Shaun White Now Says He Regrets Past Behavior, as Harassment Claims Resurface

Shaun White in 2015. On Wednesday, he was asked about a 2016 lawsuit claiming he sexually harassed a former bandmate.

On the heels of his Olympic gold-medal-winning run in South Korea on Wednesday, the snowboarder Shaun White was immediately asked about sexual harassment allegations that were leveled against him in 2016, casting a shadow on the celebration.

Mr. White, 31, at first tried to dismiss the claims as “gossip,” a word he later apologized for using. Hours later, he gave a statement to The New York Times, saying: “I regret my behavior of many years ago and am sorry that I made anyone — particularly someone I considered a friend — uncomfortable.”

The “gossip” comment came up during a news conference Wednesday morning after his victory on the men’s halfpipe.

“I’m here to talk about the Olympics, not gossip,” he said, when pressed by an ABC News reporter.

Asked if the claims could damage his reputation, Mr. White said: “I don’t think so. I am who I am, and I’m proud of who I am.”

“My friends, you know, love me and vouch for me, and I think that stands on its own,” he added.

The reporter tried to push the issue, but the event director, Nick Alexakos, put a stop to the questioning.

Shortly after the news conference, Mr. White appeared on NBC’s “Today” show and apologized for his word choice.

“I’m truly sorry that I used the word ‘gossip,’” he said. “It was a poor choice of words to describe such a sensitive subject in the world today.” He said he had been “overwhelmed” by his medal victory.

“I’ve grown as a person over the years,” he went on. “Every experience in my life, I feel like it’s taught me a lesson. And I definitely feel like I am a much more changed person than I was when I was younger.”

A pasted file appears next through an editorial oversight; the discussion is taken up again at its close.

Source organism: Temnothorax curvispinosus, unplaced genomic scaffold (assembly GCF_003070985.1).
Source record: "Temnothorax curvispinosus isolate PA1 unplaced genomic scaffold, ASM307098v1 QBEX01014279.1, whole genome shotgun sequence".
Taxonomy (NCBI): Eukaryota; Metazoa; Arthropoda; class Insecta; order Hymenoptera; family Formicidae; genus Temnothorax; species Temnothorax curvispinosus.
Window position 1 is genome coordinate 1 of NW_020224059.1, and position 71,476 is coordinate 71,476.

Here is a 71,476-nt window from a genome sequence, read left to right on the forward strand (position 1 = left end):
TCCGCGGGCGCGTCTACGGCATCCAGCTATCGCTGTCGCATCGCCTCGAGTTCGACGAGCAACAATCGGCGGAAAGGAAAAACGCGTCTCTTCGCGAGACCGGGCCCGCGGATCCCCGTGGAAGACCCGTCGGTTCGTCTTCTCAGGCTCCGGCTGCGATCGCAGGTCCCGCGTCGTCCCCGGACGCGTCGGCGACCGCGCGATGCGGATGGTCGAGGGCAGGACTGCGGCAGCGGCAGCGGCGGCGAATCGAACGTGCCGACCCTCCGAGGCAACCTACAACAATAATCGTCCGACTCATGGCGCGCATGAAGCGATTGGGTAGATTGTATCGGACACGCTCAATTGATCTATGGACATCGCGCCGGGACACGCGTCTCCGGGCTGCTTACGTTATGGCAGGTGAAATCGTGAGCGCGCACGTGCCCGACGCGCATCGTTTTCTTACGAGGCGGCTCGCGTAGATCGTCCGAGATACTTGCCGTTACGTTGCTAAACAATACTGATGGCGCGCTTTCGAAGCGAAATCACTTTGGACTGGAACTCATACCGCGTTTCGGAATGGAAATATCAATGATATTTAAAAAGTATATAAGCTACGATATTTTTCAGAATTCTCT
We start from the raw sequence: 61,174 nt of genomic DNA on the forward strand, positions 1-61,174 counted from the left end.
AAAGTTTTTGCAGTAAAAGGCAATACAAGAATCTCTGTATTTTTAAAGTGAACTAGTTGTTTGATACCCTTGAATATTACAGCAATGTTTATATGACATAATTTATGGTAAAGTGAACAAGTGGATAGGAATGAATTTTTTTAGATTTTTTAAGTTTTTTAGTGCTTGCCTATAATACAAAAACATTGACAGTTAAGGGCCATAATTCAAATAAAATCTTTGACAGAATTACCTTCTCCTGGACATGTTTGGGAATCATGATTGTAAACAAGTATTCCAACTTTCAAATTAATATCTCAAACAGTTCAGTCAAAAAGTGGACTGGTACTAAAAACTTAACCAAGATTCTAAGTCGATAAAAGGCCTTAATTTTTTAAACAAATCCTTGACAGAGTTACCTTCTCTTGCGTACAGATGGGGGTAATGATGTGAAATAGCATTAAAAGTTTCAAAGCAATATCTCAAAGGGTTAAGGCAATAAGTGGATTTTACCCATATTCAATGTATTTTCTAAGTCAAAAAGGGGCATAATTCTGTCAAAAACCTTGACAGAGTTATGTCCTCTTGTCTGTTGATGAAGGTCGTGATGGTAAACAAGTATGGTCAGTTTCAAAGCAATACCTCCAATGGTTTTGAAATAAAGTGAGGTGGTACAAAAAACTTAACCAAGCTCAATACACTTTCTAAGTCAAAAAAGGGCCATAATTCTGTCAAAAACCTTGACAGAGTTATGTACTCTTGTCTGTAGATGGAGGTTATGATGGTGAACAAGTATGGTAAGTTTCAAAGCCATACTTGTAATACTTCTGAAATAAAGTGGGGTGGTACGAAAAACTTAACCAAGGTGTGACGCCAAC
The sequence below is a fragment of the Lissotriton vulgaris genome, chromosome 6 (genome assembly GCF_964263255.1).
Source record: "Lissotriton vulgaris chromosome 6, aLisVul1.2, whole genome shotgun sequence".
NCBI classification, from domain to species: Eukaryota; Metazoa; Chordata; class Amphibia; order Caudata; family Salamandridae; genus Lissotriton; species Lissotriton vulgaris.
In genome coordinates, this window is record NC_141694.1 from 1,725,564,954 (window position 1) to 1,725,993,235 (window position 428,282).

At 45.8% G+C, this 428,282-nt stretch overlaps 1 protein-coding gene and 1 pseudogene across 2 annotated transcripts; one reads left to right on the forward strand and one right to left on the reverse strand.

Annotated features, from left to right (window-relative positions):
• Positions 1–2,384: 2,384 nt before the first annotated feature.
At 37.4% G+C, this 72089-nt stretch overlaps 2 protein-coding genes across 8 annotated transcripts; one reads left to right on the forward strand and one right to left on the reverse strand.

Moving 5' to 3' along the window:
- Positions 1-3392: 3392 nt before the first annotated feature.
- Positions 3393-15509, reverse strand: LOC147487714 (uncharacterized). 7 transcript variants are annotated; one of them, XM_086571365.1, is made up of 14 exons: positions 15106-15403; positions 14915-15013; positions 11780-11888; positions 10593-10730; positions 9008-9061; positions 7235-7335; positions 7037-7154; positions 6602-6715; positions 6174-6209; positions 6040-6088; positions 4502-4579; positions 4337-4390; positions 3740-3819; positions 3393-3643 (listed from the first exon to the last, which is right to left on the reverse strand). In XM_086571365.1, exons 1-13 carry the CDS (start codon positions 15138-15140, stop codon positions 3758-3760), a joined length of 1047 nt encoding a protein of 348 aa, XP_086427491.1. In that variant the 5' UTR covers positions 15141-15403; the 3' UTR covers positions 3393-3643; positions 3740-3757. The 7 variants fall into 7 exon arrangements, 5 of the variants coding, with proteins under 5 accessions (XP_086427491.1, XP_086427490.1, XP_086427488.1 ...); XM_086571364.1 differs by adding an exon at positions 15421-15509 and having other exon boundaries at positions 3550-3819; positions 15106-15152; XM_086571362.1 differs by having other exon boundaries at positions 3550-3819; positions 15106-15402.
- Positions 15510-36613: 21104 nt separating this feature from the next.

In his statement to The Times, he reiterated how proud he was about winning the gold, expressed regret for his past behavior and added, “I have grown and changed as a person, as we all grow and change, and am proud of who I am today.”

In 2016, Lena Zawaideh, the former drummer of Mr. White’s rock band Bad Things, filed a lawsuit against him claiming that he had sexually harassed her and tried for years to “impose a strict regime” over her, asking her to cut her hair and to wear revealing clothing and underwear.

According to the suit, Mr. White made vulgar sexual remarks to her, sent her sexually explicit images of “engorged and erect penises” and forced her to watch sexually disturbing videos.

The suit, which refers to Mr. White as the “face of modern extreme sports,” also alleged breach of contract and wrongful termination from the band.

The lawsuit was settled in May 2017 for an undisclosed amount.

A person close to Mr. White said that Mr. White believed at the time the messages that he was exchanging with Ms. Zawaideh were consensual, and said that Ms. Zawaideh reciprocated.

Ms. Zawaideh’s lawyer, Lawrance Bohm, said in a statement late Wednesday that Ms. Zawaideh had believed this matter was in the past but that Mr. White’s recent remarks had “minimized the problem of sexual harassment in this country.”

“Mr. White’s comments, on the world stage, directly impugn the character of Ms. Zawaideh,” Mr. Bohm said in the statement. “No woman wants to be called a ‘gossip’ or a liar by the harasser. Minimizing sexual harassment maximizes the harm to Ms. Zawaideh. Hopefully, before our country declares someone ‘the best of the U.S.,’ there will be investigation and due diligence.”

The revelation of Ms. Zawaideh’s accusations against Mr. White, who has earned three Olympic gold medals in his career, comes amid the #MeToo movement, which has catalyzed women to share their stories of mistreatment with a goal of holding men in power accountable.

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